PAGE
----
The Space Shuttle Columbia Disaster (2003)

Description of the Events

The space shuttle Columbia disaster is among the two serious crashes to have ever happened in the space shuttle missions. The shuttle broke apart on February 1, 2003, some seconds after re-entering the earth atmosphere (Marsh, 2015). It killed all the seven crews who were on board. The accident occurred in Texas at around 9:00 AM EST (Eastern Standard Time) within an altitude of 60 km, but the debris of the astronauts, and the shuttle were scattered in more than 2000 locations southern of Texas and Louisiana (Whitton & Cross, 2018). The shuttle disintegration happened some minutes before expected to land in Columbia Kennedy space center. The disaster was almost similar to spaces shuttle challenger, which broke apart a few minutes after launch in 1986 (Whitton & Cross, 2018). The challenger disaster also left all the seven astronauts dead like the Columbia space shuttle.

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It was the 28th Columbia’s space shuttle mission originally expected to be launched on 11th January 2001. The mission delayed to 16th January 2003 due to numerous reasons (Garrett, 2017). After the launch of the space shuttle foam, isolation disintegrates from the propellant tank of the shuttle and hit the edge of the left wing although it was able to it make to space (Garrett, 2017). The videos focused on the launch of the spaces craft indicated a foam of collision but engineers could not establish position and level of damage U.S. air force TV cameras recorded the disintegration of the shuttle.

Space Shuttle Debris Area Map

(Space Shuttle Debris Area, n.d)


The investigation indicated that the major cause of the catastrophe happened during the launch of the craft. The event film taken after the launch of the craft indicated the insulation foam broke from the propeller tank 81 seconds after the craft lift off (Whitton & Cross, 2018). The foam struck the edge of the left wing of the shuttle although the National Astronauts and Space Administration (NASA) engineers thought it could not cause detrimental effects. They base their standpoint on past missions where the foam had detached without any serious mishap (Lu, 2017). From the previous incidence, studies had indicated that it was capable of making a larger hole in covered carbon isolation tiles that controlled shuttle noise and led the wings not to withstand extreme temperature in the earth atmosphere. Although some NASA engineers insisted for the review of the film after the launch of the craft to assess the damage, their request was ignored by the senior NASA officials (Whitton & Cross, 2018).

When the Columbian Shuttle reentered the Columbian atmosphere, it experienced extremely high temperatures. The hot gases penetrated the craft, damaged the carbon-carbon tiles, and melted the left wing of the craft (Garrett, 2017). It prevailed to the disintegration of the orbiter before the shuttle grounding. Data from the shuttle indicates the upsurge of the temperature in some locations of the left wing at 8.52 AM, but the crew noted the incidence just a minute before the craft disintegration (Garrett, 2017). The investigation done by the Columbia Accident Investigation Board and NASA indicated defective manufacturing control of tank isolation as a major cause of the disaster.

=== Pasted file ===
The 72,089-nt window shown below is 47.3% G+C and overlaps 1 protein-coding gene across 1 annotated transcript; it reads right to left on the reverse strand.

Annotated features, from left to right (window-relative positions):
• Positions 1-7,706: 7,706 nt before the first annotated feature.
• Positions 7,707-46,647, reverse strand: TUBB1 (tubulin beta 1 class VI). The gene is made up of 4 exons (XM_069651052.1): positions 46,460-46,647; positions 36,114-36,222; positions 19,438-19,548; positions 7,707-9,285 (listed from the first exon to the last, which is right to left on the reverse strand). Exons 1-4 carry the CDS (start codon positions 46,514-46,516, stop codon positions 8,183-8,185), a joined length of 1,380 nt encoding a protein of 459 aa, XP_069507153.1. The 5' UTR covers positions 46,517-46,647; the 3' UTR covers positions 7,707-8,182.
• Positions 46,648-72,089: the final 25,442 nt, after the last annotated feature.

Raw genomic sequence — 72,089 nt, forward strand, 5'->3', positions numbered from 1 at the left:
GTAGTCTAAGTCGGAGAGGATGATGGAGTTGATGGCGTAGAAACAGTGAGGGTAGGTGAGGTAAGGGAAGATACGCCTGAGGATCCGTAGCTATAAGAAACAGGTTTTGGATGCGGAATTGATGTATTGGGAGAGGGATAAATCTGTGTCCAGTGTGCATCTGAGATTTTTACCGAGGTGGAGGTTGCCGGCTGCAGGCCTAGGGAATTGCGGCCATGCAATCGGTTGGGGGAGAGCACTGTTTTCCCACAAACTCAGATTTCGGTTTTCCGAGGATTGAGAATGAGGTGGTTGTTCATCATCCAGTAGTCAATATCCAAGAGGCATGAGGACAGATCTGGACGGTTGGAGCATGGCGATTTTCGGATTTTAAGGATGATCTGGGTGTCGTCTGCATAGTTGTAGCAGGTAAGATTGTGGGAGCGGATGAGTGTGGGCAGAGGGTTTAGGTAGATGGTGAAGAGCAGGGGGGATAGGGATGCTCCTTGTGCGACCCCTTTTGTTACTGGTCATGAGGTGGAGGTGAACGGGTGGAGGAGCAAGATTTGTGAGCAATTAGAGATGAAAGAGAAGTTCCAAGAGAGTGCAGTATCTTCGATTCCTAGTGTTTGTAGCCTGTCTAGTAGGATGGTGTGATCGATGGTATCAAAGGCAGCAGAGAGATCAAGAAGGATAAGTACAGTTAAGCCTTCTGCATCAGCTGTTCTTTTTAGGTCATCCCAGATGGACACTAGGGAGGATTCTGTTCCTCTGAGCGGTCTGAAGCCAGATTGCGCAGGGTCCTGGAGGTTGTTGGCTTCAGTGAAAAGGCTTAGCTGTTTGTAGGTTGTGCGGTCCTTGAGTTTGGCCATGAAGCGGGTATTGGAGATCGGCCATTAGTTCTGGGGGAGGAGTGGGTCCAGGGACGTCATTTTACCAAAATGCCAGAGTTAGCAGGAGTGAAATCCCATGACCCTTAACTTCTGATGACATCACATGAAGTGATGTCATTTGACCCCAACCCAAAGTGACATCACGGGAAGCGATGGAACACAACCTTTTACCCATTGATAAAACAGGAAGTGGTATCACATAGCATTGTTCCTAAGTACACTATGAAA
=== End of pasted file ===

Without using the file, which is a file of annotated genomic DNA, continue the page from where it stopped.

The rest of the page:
The Columbian disaster had very devastating impacts to NASA, space missions, engineers, scientist, and American community. The safety goals of space missions were anonymously affected by accident. The total loss of the shuttle had the greatest economic impact on the vehicle goals as well as NASA fraternity. Even if the disintegration of the shuttle was a result of foam insulator, the shuttle hurt the engineers in the design of vehicle equipment. The disaster affected the goal of the mission specialist since they did not materialize. The mission specialists had been in space for sixteen days to conduct biological and physics research but never make it back to communicate their findings (Garrett, 2017).

The disaster left seven specialist astronauts’ dead, which had a greater social impact to the families, colleagues, and American population at large. The disintegration of the shuttle also affected the environment in Texas and Louisiana where the debris was scattered. The analysis of the incidence indicated debris of size 53-68cm by 30-45cm dispersed in various locations had negative environmental impacts since they contained hazardous chemicals (Marsen, 2015). The disintegration of the shuttle made the public to fear for their safety.

The shuttle disaster devastated NASA confidence, which had a greater impact on long term reliability of the agency. NASA was responsible for the safety of the crews in the shuttle, but it failed. The NASA flight team made a hard decision to prevent such incident from happening in the future since the agency had already lost two of its space flights. The engineer communities such as JSC, MSFC, and KSC who designed the shuttle felt guilty of the incident (Dick, 2018). Negative sentiments were raised toward NASA safety precaution since the tragedy happened in the eyes of many spectators and elected leaders. The disaster raised doubt that cannot be easily erased on the value of human life in spaces flights. Although astronauts, politicians, engineers and support personnel maintained a stand that space exploration must continue, the majority of the public believed that spaceflight was a risky endeavor of human life and money.